Creeping around the Baker house in virtual reality changed the way I play these sorts of games. Slowly approaching doors, peering through cracks to make sure nothing would be waiting to leap out at me, the VR adds a sense of real fear to things. It takes quite a bit to scare me and Resident Evil 7 made me believe VR is the future of the horror genre. 

3. Super Mario Odyssey 

I don’t think I’ve enjoyed a Mario game this much since Mario 64. I’m a fan of Sunshine and Galaxy is great, but Odyssey really does feel like a return to form and the addition of the capture mechanic seems like more than just some dumb gimmick. Collecting moons around the various worlds like New Donk City is a fun ride for the main narrative, but the real fun comes in Odyssey‘s huge post-game full of more challenging moons to collect and a ton of fun surprises I won’t spoil here.

The worlds of Odyssey have varying art styles and directions that seem strange when grinding up next to one another, but viewing the different residents interact in the post-game is actually pretty damn cool. 

I’ll definitely be bouncing around New Donk in the horrific Diddy Kong costume well into 2018.

2. The Legend of Zelda: Breath of the Wild

Voted the game of the year right here at Destructoid and no doubt the Switch’s strongest game, The Legend of Zelda: Breath of the Wild took up a big chunk of my time gaming in 2017.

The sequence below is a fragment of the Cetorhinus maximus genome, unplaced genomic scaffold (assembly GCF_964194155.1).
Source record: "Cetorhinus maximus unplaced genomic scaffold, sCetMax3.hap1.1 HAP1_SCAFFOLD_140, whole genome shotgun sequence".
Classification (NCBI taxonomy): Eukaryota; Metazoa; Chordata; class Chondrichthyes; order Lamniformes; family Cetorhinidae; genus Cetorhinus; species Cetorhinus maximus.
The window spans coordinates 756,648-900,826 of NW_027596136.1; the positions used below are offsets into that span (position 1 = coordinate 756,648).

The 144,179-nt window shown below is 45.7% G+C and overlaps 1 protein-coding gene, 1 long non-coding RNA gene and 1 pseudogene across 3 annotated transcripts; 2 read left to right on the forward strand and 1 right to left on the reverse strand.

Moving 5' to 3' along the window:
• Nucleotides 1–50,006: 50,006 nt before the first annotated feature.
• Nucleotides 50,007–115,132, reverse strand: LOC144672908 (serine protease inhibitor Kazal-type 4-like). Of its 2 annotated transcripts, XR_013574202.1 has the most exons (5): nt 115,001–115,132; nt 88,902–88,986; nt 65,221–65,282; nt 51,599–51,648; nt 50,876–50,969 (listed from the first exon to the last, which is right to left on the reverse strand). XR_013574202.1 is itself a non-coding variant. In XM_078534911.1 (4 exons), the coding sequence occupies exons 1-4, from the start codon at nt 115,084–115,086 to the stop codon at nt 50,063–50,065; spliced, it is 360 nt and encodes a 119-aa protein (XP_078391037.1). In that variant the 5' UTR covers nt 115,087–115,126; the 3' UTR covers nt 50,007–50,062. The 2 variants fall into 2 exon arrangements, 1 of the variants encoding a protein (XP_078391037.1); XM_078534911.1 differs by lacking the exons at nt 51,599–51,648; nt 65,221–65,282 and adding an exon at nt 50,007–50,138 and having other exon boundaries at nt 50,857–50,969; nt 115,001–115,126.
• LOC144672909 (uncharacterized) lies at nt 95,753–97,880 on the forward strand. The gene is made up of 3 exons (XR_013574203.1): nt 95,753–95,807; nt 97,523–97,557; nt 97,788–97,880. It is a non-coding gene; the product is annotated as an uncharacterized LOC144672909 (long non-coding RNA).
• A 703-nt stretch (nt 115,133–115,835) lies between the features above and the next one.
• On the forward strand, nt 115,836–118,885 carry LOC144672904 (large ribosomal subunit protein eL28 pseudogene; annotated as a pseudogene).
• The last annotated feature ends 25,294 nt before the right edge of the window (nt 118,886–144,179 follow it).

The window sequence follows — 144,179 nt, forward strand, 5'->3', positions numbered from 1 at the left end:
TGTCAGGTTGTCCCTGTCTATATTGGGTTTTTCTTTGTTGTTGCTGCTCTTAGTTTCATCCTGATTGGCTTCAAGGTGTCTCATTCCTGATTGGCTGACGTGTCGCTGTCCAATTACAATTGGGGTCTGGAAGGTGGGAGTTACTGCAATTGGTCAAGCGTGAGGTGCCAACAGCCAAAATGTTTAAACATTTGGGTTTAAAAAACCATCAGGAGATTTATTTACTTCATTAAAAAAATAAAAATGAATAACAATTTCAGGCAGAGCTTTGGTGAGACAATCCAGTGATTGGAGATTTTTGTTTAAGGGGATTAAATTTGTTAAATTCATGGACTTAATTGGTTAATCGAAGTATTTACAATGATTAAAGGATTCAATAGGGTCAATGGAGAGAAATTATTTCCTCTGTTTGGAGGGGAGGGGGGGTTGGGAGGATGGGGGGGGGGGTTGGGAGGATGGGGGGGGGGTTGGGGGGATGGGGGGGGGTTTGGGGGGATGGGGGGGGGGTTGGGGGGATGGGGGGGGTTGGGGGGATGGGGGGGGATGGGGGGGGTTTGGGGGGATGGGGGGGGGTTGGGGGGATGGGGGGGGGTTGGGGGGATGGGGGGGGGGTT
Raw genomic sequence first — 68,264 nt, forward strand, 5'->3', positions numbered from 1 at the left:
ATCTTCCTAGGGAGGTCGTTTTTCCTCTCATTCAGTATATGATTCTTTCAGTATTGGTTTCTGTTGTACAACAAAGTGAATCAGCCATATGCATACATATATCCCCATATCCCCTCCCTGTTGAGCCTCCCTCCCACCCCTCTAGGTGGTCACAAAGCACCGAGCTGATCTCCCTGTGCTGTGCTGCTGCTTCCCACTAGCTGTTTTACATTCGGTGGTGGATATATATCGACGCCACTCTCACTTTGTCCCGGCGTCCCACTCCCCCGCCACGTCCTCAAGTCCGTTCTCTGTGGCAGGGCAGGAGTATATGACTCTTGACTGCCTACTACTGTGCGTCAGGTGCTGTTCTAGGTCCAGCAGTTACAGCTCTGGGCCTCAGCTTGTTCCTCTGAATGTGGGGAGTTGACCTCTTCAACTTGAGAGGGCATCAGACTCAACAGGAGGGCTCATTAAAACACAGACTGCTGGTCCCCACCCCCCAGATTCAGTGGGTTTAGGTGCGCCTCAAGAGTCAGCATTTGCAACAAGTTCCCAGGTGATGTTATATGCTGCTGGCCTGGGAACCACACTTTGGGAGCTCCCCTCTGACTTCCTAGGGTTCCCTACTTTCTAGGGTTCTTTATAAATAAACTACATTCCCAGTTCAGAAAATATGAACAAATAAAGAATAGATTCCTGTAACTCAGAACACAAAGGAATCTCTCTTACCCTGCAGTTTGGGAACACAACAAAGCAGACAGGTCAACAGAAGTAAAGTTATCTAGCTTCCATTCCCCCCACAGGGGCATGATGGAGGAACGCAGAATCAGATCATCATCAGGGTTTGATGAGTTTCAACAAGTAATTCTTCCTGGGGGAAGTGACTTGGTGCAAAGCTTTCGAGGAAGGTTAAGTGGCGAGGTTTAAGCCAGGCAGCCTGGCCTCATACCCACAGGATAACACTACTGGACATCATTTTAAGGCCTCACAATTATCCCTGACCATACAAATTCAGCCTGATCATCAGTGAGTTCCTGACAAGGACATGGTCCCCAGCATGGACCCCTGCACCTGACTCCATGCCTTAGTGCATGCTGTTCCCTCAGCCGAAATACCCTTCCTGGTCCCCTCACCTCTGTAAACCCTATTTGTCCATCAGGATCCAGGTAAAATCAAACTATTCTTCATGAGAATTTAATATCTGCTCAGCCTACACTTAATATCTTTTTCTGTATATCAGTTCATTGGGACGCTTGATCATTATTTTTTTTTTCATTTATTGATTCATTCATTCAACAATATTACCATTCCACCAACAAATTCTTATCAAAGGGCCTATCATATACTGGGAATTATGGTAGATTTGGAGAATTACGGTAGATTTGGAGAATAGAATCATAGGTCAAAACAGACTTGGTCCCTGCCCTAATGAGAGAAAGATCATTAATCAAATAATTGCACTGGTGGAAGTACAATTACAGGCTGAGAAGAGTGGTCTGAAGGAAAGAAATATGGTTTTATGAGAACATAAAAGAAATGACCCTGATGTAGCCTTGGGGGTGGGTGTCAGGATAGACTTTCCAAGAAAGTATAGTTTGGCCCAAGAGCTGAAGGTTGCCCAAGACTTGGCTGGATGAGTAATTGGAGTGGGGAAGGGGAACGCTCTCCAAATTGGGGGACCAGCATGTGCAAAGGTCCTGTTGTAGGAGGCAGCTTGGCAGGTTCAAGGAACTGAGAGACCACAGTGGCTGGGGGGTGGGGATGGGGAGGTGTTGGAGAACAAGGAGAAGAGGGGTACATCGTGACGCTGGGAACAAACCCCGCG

Breath of the Wild changed the 3D Zelda formula entirely. Sure the story was another cookie-cutter Link-defeats-Ganon episode, but the colorful vast Hyrule was a blast to explore and we got treated to some of my favorite characters of 2017 like Urbosa and Prince Sidon. 

The recent Champions Ballad expansion even pulled me back in. It was a bit light on story content, but Link’s new motorcycle has me geared up to explore Hyrule a bit more.

1. Persona 5

That’s right, my top pick is the weebiest game in the land, Persona 5. A few years back a co-worker pulled me into this long-running series with Persona 3 and it’s been one of my favorites ever since. I consider Persona 4 Golden one of my favorite games ever. 

Persona 5 was a little rough around the edges in the localization department, but it still tells an amazing story, has a great cast of characters, and I do love turn-based RPGs. If you’re unfamiliar with the Persona formula, it blends dungeon crawling and turn-based combat with that Japanese slice-of-life gameplay that I love. If you’ve never played a Persona game, you play as a group of Japanese high school students who fight monsters using their special power called Persona at night but have to balance their social lives and attend class during the day. 

Full disclosure, this game takes a few hours to really get off the ground, even compared to past Persona games. Once it does, however, it oozes style and charm. If I were giving a best interface award P5 would take that one too.

I put close to 200 hours into Persona 5 this year and I’ve been eying another new game plus ever since, but doing my best to hold out for the rumored Persona 5 Crimson. For fans of anime or old-school RPGs, this one is a must and my absolute favorite game of the year, but you should really stop reading this list and get to bed.

About The Author
Rich Meister
NY gamer who duped Destructoid into hiring him. JRPG nerd and Paul Rudd enthusiast. Full disclosure, I backed some Kickstarter things. Monster Crown and Knuckle Sandwich have my money so take my opinions with a grain of salt.